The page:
Ranger is the standard Javelin, acting as a competent all-rounder perfect for most encounters. While its powers aren’t the most thrilling, it’s essential to have one in your squad. Colossus is far heavier, capable of pounding enemies into the ground with metallic fists before firing away at them with a ferocious cannon. However, its increased weight makes flying slower and more intensive on resources, so there’s a trade-off to be had here.
The quartet of Javelins all function in this way, providing the player with a plate of positives and negatives they must weigh up, finding a model that perfectly fits their style of carnage. The Interceptor’s immense locomotion is wondrous, although it’s vulnerable to physical damage. Storm can dish out lashings of lightning but won’t last long in a solo firefight. There’s decisions to be made here to play into the squad dynamic quite effectively.
Anthem sets an excellent first impression, with the opening duo of missions presenting a sense of gargantuan scale. The world before you is teased with gorgeously breathtaking vistas and the freedom to manoeuvre around them with weighty, responsive flight mechanics. A few button presses have you soaring into the air, free to ascend to the heavens before hitting an inevitable wall.
Diving through ravines and the tightening cracks of cliffside ruins is an unparalleled joy, that’s lent a layer of strategy through potential overheating. Like Icarus, soaring for too long will leave you burning up. To remedy this, you’ll need to pass through waterfalls and skim lake beds as you fly past.
Related: Upcoming PC GamesAnthem is filled with colourful personalities, yet they rarely impact the overall story
Gunplay is fiercely bombastic, awash with colourful explosions and bouts of impressive agility as you pounce around dispatching bad guys. It feels excellent, building upon one of the finest qualities of Mass Effect Andromeda with heavy, responsive feedback. Each Javelin plays differently enough to warrant experimentation, that is if you’re willing to dedicate enough time to replaying missions and kitting them out.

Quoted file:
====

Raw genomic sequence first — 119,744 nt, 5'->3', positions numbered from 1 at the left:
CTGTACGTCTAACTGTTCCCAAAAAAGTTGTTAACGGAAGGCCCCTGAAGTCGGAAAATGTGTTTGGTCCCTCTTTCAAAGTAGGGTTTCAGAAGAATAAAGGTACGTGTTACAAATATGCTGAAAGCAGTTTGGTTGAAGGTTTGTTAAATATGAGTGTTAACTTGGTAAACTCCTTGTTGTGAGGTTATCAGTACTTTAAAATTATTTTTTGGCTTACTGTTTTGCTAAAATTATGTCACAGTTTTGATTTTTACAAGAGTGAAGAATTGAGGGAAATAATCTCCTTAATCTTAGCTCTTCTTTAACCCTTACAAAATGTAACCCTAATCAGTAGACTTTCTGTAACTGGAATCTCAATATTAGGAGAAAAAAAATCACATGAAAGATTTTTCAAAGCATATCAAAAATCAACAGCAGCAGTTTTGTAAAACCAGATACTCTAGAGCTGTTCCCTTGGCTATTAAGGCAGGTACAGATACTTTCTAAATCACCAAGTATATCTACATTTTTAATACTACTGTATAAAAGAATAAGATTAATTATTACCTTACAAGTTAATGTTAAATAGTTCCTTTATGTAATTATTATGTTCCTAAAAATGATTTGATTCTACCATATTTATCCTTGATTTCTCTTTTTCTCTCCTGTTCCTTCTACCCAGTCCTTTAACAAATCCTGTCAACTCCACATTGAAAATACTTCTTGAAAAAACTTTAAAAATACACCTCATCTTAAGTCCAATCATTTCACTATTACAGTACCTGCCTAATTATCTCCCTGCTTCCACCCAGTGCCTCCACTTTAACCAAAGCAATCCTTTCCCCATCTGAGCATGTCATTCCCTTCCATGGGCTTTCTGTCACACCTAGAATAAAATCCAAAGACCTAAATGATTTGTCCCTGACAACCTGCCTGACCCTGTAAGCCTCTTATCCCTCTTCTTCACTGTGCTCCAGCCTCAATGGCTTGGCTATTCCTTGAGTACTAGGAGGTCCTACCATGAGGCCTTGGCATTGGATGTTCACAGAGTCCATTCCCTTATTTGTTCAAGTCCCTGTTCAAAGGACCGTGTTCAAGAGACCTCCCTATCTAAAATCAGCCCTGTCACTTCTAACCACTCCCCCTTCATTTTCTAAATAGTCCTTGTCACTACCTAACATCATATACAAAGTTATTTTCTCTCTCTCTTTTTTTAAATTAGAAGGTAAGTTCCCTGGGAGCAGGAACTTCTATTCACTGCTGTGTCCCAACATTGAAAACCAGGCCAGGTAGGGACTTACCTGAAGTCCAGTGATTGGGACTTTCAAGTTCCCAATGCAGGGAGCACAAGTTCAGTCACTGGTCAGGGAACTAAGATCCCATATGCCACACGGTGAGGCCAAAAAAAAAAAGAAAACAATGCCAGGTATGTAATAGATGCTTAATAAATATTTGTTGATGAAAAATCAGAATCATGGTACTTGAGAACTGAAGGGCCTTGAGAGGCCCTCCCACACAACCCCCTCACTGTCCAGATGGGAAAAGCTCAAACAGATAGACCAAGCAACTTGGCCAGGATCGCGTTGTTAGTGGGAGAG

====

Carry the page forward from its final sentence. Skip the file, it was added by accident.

Customisation in Anthem takes an obvious cue from Destiny, with each Javelin building up a higher power level dependant on the items you’ve equipped. These range from weapons to special abilities such as grenades and temporary shields to protect allies. Providing each Javelin with a bespoke colour scheme and constantly changing skills is oftentimes fascinating, a level of investment that goes beyond anything else Anthem has to offer.
It’s a crying shame that so many fantastic mechanics are held behind such bland moment-to-moment missions. 10 hours in, they all follow the same template of pursuing objective markers, wiping out enemies and exploring the environment for something to activate. It feels like the boring objectives Destiny launched with back in 2014, and things have changed for the better since.
So far, Anthem is a strange flawed adventure with glimpses of greatness buried behind an abundance of obtuse design decisions. What so many players love about Bioware is here, but fragmented in such a way that it becomes unrecognisable.
The core of Anthem – being its fearsome gunplay and angelic flight mechanics – are stellar, yet they’re held back by the mission structure that dictates them. Things could certainly improve with the introduction of deeper dungeons and endgame content, but right now Anthem is sadly underwhelming; a victim to the template it’s trying so hard to emulate.